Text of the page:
The Martha’s Vineyard/Dukes County Fishermen’s Association (MVDCFA) and Cape Wind Associates announced Tuesday that the Island-based fishermen’s association has ended its federal lawsuit and entered into a settlement agreement with Cape Wind.
“The Martha’s Vineyard Fishermen have agreed to support the Cape Wind project as a sustainable source of clean energy for the future, and Cape Wind and the Martha’s Vineyard Fishermen together support a vibrant and sustainable local commercial fishing community on Martha’s Vineyard,” the groups said in a press release issued at 2 pm on Tuesday.
“Cape Wind and the Martha’s Vineyard Fishermen,” the press release continued, “have agreed to work together to establish a Martha’s Vineyard Permit Bank that will enable the purchase of commercial fishing permits for local commercial fishermen’s use and the promotion of ‘Vineyard wild-caught’ seafood.”
MVDCFA President Warren Doty said in prepared remarks, “We are glad to have found common ground. Now we can work together to make Cape Wind’s sustainable energy and a sustainable local fishery both happen. The establishment of the Martha’s Vineyard Permit Bank will help protect the livelihood of local fishermen and help ensure this vibrant fishery remains for future generations.”
The Martha’s Vineyard Permit Bank will be administered under the auspices of the Permanent Endowment Fund for Martha’s Vineyard.
In a joint telephone conference call from Chilmark town hall on Tuesday, Mr. Doty, a Chilmark selectman, and Mark Rodgers, communications director for Cape Wind Associates, described the outlines of the settlement deal, but refused to provide any financial details about Cape Wind’s contribution to the fishing organization, which exists under the umbrella of Dukes County.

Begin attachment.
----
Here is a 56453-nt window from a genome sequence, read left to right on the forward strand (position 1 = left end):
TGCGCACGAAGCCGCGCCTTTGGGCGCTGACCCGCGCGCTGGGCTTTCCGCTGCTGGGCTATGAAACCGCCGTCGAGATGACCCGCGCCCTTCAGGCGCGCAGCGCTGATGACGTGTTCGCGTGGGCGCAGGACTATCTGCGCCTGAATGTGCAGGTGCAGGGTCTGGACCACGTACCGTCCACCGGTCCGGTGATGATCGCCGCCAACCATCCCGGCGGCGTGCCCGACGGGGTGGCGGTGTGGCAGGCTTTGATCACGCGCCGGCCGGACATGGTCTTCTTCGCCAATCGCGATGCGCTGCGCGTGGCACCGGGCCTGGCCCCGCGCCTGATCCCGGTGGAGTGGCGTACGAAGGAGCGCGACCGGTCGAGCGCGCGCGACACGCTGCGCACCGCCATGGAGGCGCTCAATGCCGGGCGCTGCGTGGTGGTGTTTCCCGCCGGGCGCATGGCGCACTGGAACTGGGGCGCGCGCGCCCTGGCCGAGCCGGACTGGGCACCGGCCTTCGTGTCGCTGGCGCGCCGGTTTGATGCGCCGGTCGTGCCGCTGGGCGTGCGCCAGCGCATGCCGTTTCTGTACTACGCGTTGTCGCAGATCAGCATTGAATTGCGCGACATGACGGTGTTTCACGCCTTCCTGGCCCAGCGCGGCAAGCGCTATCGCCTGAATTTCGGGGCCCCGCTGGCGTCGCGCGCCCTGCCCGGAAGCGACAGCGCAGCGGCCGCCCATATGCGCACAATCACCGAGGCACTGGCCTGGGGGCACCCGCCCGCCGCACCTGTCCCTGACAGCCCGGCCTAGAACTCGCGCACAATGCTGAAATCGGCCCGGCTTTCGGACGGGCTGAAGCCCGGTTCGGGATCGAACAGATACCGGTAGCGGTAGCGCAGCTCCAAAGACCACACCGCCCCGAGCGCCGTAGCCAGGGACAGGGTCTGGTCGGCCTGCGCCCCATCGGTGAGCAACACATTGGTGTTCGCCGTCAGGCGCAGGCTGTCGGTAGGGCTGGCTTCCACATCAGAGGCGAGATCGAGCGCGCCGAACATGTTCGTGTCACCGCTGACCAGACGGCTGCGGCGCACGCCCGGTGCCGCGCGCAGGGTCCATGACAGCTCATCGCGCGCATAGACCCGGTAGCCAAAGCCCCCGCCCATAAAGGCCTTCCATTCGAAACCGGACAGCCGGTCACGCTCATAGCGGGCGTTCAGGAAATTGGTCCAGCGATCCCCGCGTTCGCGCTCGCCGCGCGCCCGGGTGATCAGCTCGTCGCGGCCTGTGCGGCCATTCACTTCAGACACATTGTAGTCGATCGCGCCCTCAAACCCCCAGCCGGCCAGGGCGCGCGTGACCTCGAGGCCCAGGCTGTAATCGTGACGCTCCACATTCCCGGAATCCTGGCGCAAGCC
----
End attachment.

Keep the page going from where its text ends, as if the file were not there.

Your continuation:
“We just filed this morning papers that would settle and dismiss our lawsuit,” Mr. Doty said during the call.
Mr. Doty said his organization would work with Cape Wind “to establish safe and continuous fishing access to Horseshoe Shoal areas within the wind farm.”
Another aspect of the settlement, he said, is that Cape Wind would contribute to a permit bank to be called the Martha’s Vineyard Fishermen’s Preservation Trust. “That trust will be organizing permits to give to young fishermen and to fishermen who have been denied access for other reasons,” he said.
In his formal remarks, Mr. Rogers said, “Warren and the fishermen he represents deserve a lot of credit for recognizing we have more common ground than differences between us, and that it made sense for us to come together.” He said the agreement marked a big step forward for sustainable energy and for a sustainable fishery.
During a question and answer period that followed, Mr. Doty said that the association’s seven directors made the decision to settle. Mr. Doty said the Dukes County commissioners agreed, in executive session, to support the terms of the settlement.
Asked by The Times to describe the specifics of the financial settlement, Mr. Doty said, “We signed a confidentiality agreement that we would not disclose any financial terms of this settlement, so we are bound by this confidentiality agreement not to talk about any money involved.”
Asked how it is possible for a county organization not to reveal that information to the county commissioners and as a matter of course in financial statements, Mr. Doty said, “We discussed that quite a bit with our legal team, and at the moment we are keeping that confidential, and we have to pursue any question of what is required in that category.”